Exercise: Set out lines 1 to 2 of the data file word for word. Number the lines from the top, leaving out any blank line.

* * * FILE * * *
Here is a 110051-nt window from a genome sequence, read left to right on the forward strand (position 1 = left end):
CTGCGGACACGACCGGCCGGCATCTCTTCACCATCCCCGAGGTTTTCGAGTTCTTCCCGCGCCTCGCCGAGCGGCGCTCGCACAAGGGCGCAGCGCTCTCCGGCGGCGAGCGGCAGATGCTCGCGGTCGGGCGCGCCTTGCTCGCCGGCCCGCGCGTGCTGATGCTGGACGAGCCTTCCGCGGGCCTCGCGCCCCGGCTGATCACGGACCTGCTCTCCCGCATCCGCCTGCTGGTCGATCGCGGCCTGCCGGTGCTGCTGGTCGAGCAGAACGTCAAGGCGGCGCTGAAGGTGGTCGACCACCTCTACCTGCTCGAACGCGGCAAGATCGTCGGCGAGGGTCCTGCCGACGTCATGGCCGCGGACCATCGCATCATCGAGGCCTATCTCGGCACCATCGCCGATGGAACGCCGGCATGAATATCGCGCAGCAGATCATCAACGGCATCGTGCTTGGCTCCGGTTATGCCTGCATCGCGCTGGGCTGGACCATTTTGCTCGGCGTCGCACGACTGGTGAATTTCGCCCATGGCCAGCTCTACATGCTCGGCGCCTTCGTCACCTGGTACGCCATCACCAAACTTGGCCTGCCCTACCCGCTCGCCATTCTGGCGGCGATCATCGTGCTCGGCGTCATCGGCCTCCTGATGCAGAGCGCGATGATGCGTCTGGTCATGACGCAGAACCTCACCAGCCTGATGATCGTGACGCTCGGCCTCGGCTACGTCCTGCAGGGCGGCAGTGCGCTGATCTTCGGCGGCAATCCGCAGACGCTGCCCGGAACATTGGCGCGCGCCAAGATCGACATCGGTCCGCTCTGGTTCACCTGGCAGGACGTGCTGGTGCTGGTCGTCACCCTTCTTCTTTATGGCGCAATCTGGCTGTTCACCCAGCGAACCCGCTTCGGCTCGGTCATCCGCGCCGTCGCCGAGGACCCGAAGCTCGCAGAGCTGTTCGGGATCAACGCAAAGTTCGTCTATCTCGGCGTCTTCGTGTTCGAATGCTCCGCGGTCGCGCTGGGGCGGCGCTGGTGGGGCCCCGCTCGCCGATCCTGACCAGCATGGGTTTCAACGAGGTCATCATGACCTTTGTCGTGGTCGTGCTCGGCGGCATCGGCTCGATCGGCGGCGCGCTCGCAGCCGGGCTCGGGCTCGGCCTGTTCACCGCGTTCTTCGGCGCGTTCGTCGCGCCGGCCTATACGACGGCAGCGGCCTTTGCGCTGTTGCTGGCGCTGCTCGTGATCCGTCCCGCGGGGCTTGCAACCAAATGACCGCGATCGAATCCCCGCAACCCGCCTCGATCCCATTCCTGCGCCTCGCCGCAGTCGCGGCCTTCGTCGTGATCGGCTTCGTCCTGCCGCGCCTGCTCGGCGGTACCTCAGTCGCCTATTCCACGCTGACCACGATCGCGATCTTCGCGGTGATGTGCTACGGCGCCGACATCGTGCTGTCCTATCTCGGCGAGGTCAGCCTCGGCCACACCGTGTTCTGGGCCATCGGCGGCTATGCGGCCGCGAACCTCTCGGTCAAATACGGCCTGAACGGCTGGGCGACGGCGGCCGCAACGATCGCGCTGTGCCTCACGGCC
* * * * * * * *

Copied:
Here is a 110051-nt window from a genome sequence, read left to right on the forward strand (position 1 = left end):
CTGCGGACACGACCGGCCGGCATCTCTTCACCATCCCCGAGGTTTTCGAGTTCTTCCCGCGCCTCGCCGAGCGGCGCTCGCACAAGGGCGCAGCGCTCTCCGGCGGCGAGCGGCAGATGCTCGCGGTCGGGCGCGCCTTGCTCGCCGGCCCGCGCGTGCTGATGCTGGACGAGCCTTCCGCGGGCCTCGCGCCCCGGCTGATCACGGACCTGCTCTCCCGCATCCGCCTGCTGGTCGATCGCGGCCTGCCGGTGCTGCTGGTCGAGCAGAACGTCAAGGCGGCGCTGAAGGTGGTCGACCACCTCTACCTGCTCGAACGCGGCAAGATCGTCGGCGAGGGTCCTGCCGACGTCATGGCCGCGGACCATCGCATCATCGAGGCCTATCTCGGCACCATCGCCGATGGAACGCCGGCATGAATATCGCGCAGCAGATCATCAACGGCATCGTGCTTGGCTCCGGTTATGCCTGCATCGCGCTGGGCTGGACCATTTTGCTCGGCGTCGCACGACTGGTGAATTTCGCCCATGGCCAGCTCTACATGCTCGGCGCCTTCGTCACCTGGTACGCCATCACCAAACTTGGCCTGCCCTACCCGCTCGCCATTCTGGCGGCGATCATCGTGCTCGGCGTCATCGGCCTCCTGATGCAGAGCGCGATGATGCGTCTGGTCATGACGCAGAACCTCACCAGCCTGATGATCGTGACGCTCGGCCTCGGCTACGTCCTGCAGGGCGGCAGTGCGCTGATCTTCGGCGGCAATCCGCAGACGCTGCCCGGAACATTGGCGCGCGCCAAGATCGACATCGGTCCGCTCTGGTTCACCTGGCAGGACGTGCTGGTGCTGGTCGTCACCCTTCTTCTTTATGGCGCAATCTGGCTGTTCACCCAGCGAACCCGCTTCGGCTCGGTCATCCGCGCCGTCGCCGAGGACCCGAAGCTCGCAGAGCTGTTCGGGATCAACGCAAAGTTCGTCTATCTCGGCGTCTTCGTGTTCGAATGCTCCGCGGTCGCGCTGGGGCGGCGCTGGTGGGGCCCCGCTCGCCGATCCTGACCAGCATGGGTTTCAACGAGGTCATCATGACCTTTGTCGTGGTCGTGCTCGGCGGCATCGGCTCGATCGGCGGCGCGCTCGCAGCCGGGCTCGGGCTCGGCCTGTTCACCGCGTTCTTCGGCGCGTTCGTCGCGCCGGCCTATACGACGGCAGCGGCCTTTGCGCTGTTGCTGGCGCTGCTCGTGATCCGTCCCGCGGGGCTTGCAACCAAATGACCGCGATCGAATCCCCGCAACCCGCCTCGATCCCATTCCTGCGCCTCGCCGCAGTCGCGGCCTTCGTCGTGATCGGCTTCGTCCTGCCGCGCCTGCTCGGCGGTACCTCAGTCGCCTATTCCACGCTGACCACGATCGCGATCTTCGCGGTGATGTGCTACGGCGCCGACATCGTGCTGTCCTATCTCGGCGAGGTCAGCCTCGGCCACACCGTGTTCTGGGCCATCGGCGGCTATGCGGCCGCGAACCTCTCGGTCAAATACGGCCTGAACGGCTGGGCGACGGCGGCCGCAACGATCGCGCTGTGCCTCACGGCC